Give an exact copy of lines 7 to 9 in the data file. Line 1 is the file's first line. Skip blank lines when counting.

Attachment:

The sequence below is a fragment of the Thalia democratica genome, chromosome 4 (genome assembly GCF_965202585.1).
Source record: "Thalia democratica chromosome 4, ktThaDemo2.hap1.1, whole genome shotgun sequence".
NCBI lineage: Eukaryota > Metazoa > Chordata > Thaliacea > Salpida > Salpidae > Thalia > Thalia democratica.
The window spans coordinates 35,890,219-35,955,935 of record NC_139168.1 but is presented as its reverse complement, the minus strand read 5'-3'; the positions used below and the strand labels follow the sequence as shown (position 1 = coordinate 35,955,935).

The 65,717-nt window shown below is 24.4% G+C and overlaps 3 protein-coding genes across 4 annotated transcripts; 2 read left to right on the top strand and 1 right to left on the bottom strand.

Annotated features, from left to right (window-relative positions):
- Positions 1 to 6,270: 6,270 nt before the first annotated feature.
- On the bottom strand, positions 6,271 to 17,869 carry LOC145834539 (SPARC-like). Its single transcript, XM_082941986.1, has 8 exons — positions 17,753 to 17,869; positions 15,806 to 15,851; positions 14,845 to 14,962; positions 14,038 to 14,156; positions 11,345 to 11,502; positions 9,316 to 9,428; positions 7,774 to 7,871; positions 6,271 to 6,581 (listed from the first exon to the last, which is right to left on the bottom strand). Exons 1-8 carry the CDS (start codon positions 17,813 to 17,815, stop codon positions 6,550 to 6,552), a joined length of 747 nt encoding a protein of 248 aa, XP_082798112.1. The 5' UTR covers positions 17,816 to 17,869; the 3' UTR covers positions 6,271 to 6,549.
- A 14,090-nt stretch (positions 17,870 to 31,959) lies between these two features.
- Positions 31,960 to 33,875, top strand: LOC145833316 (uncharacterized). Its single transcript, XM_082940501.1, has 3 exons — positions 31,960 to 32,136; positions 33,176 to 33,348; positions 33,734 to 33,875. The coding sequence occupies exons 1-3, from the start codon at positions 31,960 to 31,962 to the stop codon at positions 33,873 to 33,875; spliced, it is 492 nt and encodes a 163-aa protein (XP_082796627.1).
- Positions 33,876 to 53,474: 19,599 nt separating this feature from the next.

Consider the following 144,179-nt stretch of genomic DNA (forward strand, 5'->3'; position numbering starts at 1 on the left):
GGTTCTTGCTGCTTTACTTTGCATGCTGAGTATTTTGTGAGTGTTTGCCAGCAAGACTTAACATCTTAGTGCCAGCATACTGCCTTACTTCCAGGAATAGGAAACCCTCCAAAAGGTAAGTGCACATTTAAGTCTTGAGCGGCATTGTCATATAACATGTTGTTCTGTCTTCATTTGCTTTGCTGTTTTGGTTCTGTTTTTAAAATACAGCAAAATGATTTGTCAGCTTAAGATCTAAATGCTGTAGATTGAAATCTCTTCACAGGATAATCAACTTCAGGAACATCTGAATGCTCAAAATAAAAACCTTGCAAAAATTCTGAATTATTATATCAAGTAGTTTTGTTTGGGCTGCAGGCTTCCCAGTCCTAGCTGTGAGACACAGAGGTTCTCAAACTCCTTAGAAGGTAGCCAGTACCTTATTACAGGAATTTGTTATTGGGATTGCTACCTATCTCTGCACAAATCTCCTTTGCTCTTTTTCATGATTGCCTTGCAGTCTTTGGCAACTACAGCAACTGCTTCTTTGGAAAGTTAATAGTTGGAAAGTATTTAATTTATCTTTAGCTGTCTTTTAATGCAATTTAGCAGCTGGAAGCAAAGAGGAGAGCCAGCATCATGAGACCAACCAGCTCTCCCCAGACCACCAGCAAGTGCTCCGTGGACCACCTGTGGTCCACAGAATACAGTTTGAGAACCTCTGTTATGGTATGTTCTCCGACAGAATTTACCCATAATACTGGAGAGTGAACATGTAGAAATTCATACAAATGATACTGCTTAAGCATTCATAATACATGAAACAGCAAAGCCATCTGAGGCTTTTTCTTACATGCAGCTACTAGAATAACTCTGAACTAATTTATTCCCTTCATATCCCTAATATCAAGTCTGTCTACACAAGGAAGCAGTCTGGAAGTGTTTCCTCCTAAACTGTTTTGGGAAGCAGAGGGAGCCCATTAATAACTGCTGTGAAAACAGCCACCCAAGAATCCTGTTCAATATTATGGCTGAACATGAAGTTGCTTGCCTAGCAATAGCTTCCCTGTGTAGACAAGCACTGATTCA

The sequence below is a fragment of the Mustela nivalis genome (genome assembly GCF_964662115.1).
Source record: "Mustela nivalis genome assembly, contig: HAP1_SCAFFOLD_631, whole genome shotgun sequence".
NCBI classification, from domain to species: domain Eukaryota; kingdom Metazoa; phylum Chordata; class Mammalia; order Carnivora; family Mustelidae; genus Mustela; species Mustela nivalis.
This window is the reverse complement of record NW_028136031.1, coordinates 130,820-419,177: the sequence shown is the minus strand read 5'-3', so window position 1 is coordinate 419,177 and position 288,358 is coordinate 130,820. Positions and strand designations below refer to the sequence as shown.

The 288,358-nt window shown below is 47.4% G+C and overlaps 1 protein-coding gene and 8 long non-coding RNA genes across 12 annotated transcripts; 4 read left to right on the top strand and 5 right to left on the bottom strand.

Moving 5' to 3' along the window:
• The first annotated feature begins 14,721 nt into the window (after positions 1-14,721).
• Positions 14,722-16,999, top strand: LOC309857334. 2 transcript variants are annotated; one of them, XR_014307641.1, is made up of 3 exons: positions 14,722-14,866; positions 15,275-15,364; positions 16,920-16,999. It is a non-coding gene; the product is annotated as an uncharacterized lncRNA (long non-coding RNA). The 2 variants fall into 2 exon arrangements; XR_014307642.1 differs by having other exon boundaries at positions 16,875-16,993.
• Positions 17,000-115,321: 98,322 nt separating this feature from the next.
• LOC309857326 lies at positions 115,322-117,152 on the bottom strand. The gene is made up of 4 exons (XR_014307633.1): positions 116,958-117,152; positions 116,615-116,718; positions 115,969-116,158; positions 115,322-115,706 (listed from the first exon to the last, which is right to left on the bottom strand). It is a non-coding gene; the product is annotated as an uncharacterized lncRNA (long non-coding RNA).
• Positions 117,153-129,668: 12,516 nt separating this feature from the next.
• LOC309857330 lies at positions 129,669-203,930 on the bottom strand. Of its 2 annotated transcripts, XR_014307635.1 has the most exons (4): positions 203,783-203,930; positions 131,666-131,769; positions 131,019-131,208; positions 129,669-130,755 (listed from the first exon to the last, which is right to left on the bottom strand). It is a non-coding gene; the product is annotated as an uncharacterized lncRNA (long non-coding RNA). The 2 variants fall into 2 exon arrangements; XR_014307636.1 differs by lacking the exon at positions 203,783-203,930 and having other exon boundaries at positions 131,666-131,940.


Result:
- Positions 1 to 6,270: 6,270 nt before the first annotated feature.
- On the bottom strand, positions 6,271 to 17,869 carry LOC145834539 (SPARC-like). Its single transcript, XM_082941986.1, has 8 exons — positions 17,753 to 17,869; positions 15,806 to 15,851; positions 14,845 to 14,962; positions 14,038 to 14,156; positions 11,345 to 11,502; positions 9,316 to 9,428; positions 7,774 to 7,871; positions 6,271 to 6,581 (listed from the first exon to the last, which is right to left on the bottom strand). Exons 1-8 carry the CDS (start codon positions 17,813 to 17,815, stop codon positions 6,550 to 6,552), a joined length of 747 nt encoding a protein of 248 aa, XP_082798112.1. The 5' UTR covers positions 17,816 to 17,869; the 3' UTR covers positions 6,271 to 6,549.
- A 14,090-nt stretch (positions 17,870 to 31,959) lies between these two features.